Sunken Ship, Ancient Greek Graves Found at Underwater Ruins in Egypt
CAIRO (Reuters) – Divers uncovered the unusual remnants of a military vessel in the ancient submerged city of Thônis-Heracleion – once Egypt’s greatest Mediterranean port – as well as a funerary complex indicating the presence of Greek merchants, the country said on Monday.
The city, which controlled the entrance to Egypt at the mouth of a western branch of the Nile, dominated the area for centuries before the foundation of Alexandria nearby by Alexander the Great in 331 BC.
Destroyed and sunk along with a wide area of the Nile delta by several earthquakes and tidal waves, Thônis-Heracleion was rediscovered in 2001 in Abu Qir Bay near Alexandria, now Egypt’s second-largest city.
The military vessel, discovered by an Egyptian-French mission led by the European Institute for Underwater Archaeology (IEASM), sank when the famed temple of Amun it was mooring next to collapsed in the second century BC.
A preliminary study shows the hull of the 25-metre flat-bottomed ship, with oars and a large sail, was built in the classical tradition and also had features of Ancient Egyptian construction, Egypt’s tourism and antiquities ministry said.
In another part of the city, the mission revealed the remains of a large Greek funerary area dating back to the first years of the 4th century BC, it said.
“This discovery beautifully illustrates the presence of the Greek merchants who lived in that city,” the ministry said, adding that the Greeks were allowed to settle there during the late Pharaonic dynasties.
“They built their own sanctuaries close to the huge temple of Amun. Those were destroyed, simultaneously and their remains are found mixed with those of the Egyptian temple.”
The mummified ‘giant finger’ of Egypt: Did giants once really roam on Earth?
A 15-inch long human finger has been found in Egypt and pictures of it are being released for the very first time. BILD.de broke this story, and it is spreading like fire all over the Internet.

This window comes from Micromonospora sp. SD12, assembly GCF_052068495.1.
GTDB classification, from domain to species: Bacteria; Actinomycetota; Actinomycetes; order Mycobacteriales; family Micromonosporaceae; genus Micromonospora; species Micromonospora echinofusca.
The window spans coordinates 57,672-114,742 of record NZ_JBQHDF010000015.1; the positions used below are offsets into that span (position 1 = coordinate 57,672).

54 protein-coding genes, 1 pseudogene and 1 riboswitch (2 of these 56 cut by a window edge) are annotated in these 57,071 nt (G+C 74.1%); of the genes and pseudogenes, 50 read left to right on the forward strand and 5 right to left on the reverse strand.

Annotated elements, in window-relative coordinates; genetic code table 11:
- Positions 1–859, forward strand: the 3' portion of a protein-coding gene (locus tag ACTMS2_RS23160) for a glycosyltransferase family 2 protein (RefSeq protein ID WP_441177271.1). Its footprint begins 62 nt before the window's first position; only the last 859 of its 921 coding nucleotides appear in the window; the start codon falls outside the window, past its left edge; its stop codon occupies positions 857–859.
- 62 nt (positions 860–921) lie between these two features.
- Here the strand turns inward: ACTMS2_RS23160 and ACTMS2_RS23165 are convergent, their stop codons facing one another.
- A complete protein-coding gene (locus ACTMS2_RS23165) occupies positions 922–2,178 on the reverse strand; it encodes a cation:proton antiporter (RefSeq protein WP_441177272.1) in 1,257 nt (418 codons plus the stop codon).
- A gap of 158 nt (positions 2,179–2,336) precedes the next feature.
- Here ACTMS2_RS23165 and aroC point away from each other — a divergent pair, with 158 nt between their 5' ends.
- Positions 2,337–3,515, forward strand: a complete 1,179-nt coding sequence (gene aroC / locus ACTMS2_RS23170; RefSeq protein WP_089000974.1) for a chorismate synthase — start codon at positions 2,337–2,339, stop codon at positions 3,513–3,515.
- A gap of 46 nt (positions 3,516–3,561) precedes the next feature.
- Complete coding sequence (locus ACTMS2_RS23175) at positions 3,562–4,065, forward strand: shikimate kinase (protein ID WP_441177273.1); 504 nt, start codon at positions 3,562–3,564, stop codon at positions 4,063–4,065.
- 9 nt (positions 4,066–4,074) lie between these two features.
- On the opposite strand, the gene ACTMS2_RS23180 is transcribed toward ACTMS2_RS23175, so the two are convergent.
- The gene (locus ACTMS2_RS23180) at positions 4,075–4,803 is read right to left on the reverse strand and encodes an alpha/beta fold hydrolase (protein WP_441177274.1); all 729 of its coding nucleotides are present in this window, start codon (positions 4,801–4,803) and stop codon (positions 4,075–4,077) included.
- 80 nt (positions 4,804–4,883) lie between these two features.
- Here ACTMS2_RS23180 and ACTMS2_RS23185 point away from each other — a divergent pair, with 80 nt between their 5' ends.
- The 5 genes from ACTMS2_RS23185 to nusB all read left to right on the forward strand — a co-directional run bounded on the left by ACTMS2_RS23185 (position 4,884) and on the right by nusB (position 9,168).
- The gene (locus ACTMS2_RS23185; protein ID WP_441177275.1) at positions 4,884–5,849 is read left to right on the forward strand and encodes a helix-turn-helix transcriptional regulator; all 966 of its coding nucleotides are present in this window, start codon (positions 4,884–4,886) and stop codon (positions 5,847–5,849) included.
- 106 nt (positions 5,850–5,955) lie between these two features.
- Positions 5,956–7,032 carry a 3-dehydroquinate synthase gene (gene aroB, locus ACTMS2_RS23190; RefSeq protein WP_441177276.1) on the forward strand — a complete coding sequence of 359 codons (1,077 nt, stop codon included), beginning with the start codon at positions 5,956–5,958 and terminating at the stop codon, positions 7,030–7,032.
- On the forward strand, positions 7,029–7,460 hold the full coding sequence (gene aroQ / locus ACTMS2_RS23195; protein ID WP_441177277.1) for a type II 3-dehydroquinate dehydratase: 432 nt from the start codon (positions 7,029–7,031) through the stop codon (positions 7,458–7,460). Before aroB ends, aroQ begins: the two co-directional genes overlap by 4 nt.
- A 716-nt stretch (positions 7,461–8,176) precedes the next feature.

According to BILD.de, the pictures of this finger were taken by a researcher named Gregor Spörri in Egypt in 1988. The mummified finger would be considered to be human except for the fact that it is way, way too large to have come from a human hand.
As mentioned earlier, the giant finger is 15 inches long. It is projected that the person that this finger came from would have been more than 16 feet tall! You can see more pictures of this amazing find on BILD.de.
As you can tell from the picture above, the fingernail is clearly visible. This truly is a remarkable specimen. So is this really a finger of a giant that once lived in Egypt?
Unfortunately, this finger is not housed in a museum in Egypt. The researcher that took the pictures reportedly had to pay “an old man from a grave robber dynasty” 300 dollars to see it and take pictures of it.
So unfortunately this discovery cannot be independently verified at this time. Hopefully, all of this publicity will flush this finger back out into the public so that authorities can examine it.
This is potentially an incredibly important part of our history and it would be a shame if these photos are the only evidence we ever get to see of it.
But when it comes to giants, we already know that there is so much other evidence out there. Recently I wrote about the Nephilim mummy that was found in Peru and about the giant footprints and giant skeletons that have been found all over the world.
But a mummified human finger from a giant in Egypt would be absolutely mind-blowing. It would be a direct challenge to everything that is commonly accepted about the ancient history of Egypt.
Hopefully, all of this will spur more digs and more research. The era when the Great Pyramid was constructed in an era that is shrouded in great mystery.
Humanity is only now developing technology that would allow us to construct a similar structure today. Nobody really knows for sure who built the Great Pyramid or how it was constructed.
There is just so much about ancient Egypt that we simply do not know. Hopefully, the floodgates will open and much more evidence will emerge soon.
Excavation of King Khufu’s Second Solar Boat Completed in Egypt
Ahram Online reports that the excavation of the second Khufu solar boat discovered in a pit next to the Great Pyramid of Khufu in 1954 has been completed by a joint Japanese and Egyptian team of researchers.